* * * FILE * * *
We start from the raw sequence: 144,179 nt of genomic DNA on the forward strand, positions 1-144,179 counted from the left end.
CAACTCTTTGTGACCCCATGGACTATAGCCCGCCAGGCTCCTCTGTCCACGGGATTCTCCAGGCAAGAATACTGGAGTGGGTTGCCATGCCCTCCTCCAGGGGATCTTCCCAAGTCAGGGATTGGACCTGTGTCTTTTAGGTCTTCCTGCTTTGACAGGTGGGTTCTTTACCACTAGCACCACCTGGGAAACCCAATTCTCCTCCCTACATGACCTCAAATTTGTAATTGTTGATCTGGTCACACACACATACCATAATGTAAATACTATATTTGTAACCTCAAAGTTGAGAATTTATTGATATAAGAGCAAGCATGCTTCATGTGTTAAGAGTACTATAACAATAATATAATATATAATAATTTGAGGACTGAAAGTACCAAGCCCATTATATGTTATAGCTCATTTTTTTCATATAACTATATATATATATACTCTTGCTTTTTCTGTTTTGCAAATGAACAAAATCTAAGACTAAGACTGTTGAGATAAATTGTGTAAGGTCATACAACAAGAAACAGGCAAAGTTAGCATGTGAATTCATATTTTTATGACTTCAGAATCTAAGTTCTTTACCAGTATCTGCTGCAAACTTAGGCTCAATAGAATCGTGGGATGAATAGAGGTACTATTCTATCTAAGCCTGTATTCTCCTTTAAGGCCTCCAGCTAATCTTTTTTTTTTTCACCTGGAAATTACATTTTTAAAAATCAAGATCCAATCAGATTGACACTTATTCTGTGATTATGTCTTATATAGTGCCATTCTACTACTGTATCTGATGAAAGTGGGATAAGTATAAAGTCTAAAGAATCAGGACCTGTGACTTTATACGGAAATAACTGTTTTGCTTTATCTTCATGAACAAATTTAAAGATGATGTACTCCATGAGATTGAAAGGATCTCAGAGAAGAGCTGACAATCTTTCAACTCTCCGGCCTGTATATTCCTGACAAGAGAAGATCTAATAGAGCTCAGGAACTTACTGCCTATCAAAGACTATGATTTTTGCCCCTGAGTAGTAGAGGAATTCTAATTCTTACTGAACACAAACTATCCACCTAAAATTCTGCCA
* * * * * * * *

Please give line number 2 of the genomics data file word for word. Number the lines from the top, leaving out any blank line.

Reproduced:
CAACTCTTTGTGACCCCATGGACTATAGCCCGCCAGGCTCCTCTGTCCACGGGATTCTCCAGGCAAGAATACTGGAGTGGGTTGCCATGCCCTCCTCCAGGGGATCTTCCCAAGTCAGGGATTGGACCTGTGTCTTTTAGGTCTTCCTGCTTTGACAGGTGGGTTCTTTACCACTAGCACCACCTGGGAAACCCAATTCTCCTCCCTACATGACCTCAAATTTGTAATTGTTGATCTGGTCACACACACATACCATAATGTAAATACTATATTTGTAACCTCAAAGTTGAGAATTTATTGATATAAGAGCAAGCATGCTTCATGTGTTAAGAGTACTATAACAATAATATAATATATAATAATTTGAGGACTGAAAGTACCAAGCCCATTATATGTTATAGCTCATTTTTTTCATATAACTATATATATATATACTCTTGCTTTTTCTGTTTTGCAAATGAACAAAATCTAAGACTAAGACTGTTGAGATAAATTGTGTAAGGTCATACAACAAGAAACAGGCAAAGTTAGCATGTGAATTCATATTTTTATGACTTCAGAATCTAAGTTCTTTACCAGTATCTGCTGCAAACTTAGGCTCAATAGAATCGTGGGATGAATAGAGGTACTATTCTATCTAAGCCTGTATTCTCCTTTAAGGCCTCCAGCTAATCTTTTTTTTTTTCACCTGGAAATTACATTTTTAAAAATCAAGATCCAATCAGATTGACACTTATTCTGTGATTATGTCTTATATAGTGCCATTCTACTACTGTATCTGATGAAAGTGGGATAAGTATAAAGTCTAAAGAATCAGGACCTGTGACTTTATACGGAAATAACTGTTTTGCTTTATCTTCATGAACAAATTTAAAGATGATGTACTCCATGAGATTGAAAGGATCTCAGAGAAGAGCTGACAATCTTTCAACTCTCCGGCCTGTATATTCCTGACAAGAGAAGATCTAATAGAGCTCAGGAACTTACTGCCTATCAAAGACTATGATTTTTGCCCCTGAGTAGTAGAGGAATTCTAATTCTTACTGAACACAAACTATCCACCTAAAATTCTGCCA